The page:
Sunday 26th August 2012
DAVY – or miner’s – sounds much better than ‘modified Garforth GR6S Protector’… you know, when it comes to the lamps containing the flames that light the torches that have blazed a path across the nation this summer.
For the Paralympics, four flames have been kindled on the peaks of mountains. One has travelled by train to Bath Spa. It is now at the head of a procession lighting up Great Pulteney Street.
Small is its flicker, small the hands of the small woman who hands it to the tall man for whom every step is uncomfortable, having broken his back in a cycling accident earlier this year.
The lantern-bearers are followed by a carnival of swirling dancers, swaying musicians, darting spirits, glittering princesses, cartoon animals, a circus of cyclists, and the mighty machine that bore winds to Weymouth for those earlier games.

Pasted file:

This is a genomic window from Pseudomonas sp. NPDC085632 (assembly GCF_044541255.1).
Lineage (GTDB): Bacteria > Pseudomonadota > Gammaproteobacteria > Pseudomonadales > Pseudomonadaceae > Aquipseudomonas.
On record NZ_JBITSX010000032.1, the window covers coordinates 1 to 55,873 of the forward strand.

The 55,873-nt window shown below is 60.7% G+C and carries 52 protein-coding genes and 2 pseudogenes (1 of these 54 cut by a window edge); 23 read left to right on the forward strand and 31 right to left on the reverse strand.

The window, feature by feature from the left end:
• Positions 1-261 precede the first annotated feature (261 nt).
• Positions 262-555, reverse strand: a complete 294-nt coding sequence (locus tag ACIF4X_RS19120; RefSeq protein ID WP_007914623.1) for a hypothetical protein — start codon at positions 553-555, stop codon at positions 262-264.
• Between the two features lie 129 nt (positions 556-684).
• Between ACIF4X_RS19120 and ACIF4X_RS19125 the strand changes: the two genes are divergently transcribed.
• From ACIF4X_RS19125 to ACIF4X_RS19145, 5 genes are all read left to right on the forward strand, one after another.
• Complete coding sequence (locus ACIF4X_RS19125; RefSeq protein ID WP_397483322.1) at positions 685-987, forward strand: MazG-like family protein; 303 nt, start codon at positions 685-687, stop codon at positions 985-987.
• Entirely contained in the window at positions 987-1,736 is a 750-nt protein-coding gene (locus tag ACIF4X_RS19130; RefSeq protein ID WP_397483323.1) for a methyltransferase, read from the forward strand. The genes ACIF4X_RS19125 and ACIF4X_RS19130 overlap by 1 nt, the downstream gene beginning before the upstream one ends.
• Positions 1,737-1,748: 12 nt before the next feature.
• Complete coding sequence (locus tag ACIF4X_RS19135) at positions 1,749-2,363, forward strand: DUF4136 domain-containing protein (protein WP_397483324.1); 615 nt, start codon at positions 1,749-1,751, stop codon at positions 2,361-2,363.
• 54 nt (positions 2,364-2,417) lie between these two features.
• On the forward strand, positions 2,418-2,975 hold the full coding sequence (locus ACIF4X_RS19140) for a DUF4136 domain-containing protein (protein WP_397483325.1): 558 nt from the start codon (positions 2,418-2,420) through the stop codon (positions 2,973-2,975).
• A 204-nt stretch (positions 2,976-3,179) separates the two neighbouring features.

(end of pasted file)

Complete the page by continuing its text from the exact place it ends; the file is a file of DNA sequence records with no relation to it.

To the rumble of drums and jingle-jangle of bells, they rock and rumba past the broad-smiling faces of flag-wavers, hand-clappers, pavement-sitters and camera-clickers, bringing the brio of Rio to a Somerset summer…
…until, of course, when it reaches Grand Parade, a heavy downpour rains on the parade, reminding us this is an August weekend in Britain.
But do they care? or stop? or seek shelter? No way, José!
Across the bridge is a line of people, some in wheelchairs, wearing the matching blue tops of those chosen to carry the flame on its penultimate leg. You can feel the excitement in the shrill voices, the nervous gestures. This is their moment: the acknowledgment of achievement and endeavour.
A wheelchair swivels, pointing the occupant in the right direction, as befits the member of a relay team. The lantern is held tightly on the knee. Onlookers applaud and cheer loudly.
Still dancing, still smiling, still pulsating to proud rhythms, the procession arcs its rainbow colours into the waiting park.
The rain retreats into the clouds, no match for the enduring flame, bowing respectfully in the presence of the Paralympic motto: spirit in motion.